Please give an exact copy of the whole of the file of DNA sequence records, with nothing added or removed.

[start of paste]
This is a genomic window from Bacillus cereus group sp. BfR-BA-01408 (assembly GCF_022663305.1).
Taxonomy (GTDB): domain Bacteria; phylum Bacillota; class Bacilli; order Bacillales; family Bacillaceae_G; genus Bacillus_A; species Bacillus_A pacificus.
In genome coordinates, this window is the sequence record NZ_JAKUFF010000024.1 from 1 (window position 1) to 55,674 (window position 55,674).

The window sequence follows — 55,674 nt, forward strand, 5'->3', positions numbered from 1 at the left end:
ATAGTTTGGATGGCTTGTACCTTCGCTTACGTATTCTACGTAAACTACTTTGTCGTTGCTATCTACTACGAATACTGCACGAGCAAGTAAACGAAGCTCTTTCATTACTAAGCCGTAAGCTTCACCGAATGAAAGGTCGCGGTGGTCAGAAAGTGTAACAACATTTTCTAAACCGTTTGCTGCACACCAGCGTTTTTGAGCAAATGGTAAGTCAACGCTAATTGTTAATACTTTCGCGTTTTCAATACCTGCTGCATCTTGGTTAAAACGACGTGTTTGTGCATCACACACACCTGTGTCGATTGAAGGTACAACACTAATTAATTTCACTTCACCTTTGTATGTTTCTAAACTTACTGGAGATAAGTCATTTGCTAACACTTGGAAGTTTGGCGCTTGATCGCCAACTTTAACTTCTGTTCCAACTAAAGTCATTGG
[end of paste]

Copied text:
This is a genomic window from Bacillus cereus group sp. BfR-BA-01408 (assembly GCF_022663305.1).
Taxonomy (GTDB): domain Bacteria; phylum Bacillota; class Bacilli; order Bacillales; family Bacillaceae_G; genus Bacillus_A; species Bacillus_A pacificus.
In genome coordinates, this window is the sequence record NZ_JAKUFF010000024.1 from 1 (window position 1) to 55,674 (window position 55,674).

The window sequence follows — 55,674 nt, forward strand, 5'->3', positions numbered from 1 at the left end:
ATAGTTTGGATGGCTTGTACCTTCGCTTACGTATTCTACGTAAACTACTTTGTCGTTGCTATCTACTACGAATACTGCACGAGCAAGTAAACGAAGCTCTTTCATTACTAAGCCGTAAGCTTCACCGAATGAAAGGTCGCGGTGGTCAGAAAGTGTAACAACATTTTCTAAACCGTTTGCTGCACACCAGCGTTTTTGAGCAAATGGTAAGTCAACGCTAATTGTTAATACTTTCGCGTTTTCAATACCTGCTGCATCTTGGTTAAAACGACGTGTTTGTGCATCACACACACCTGTGTCGATTGAAGGTACAACACTAATTAATTTCACTTCACCTTTGTATGTTTCTAAACTTACTGGAGATAAGTCATTTGCTAACACTTGGAAGTTTGGCGCTTGATCGCCAACTTTAACTTCTGTTCCAACTAAAGTCATTGG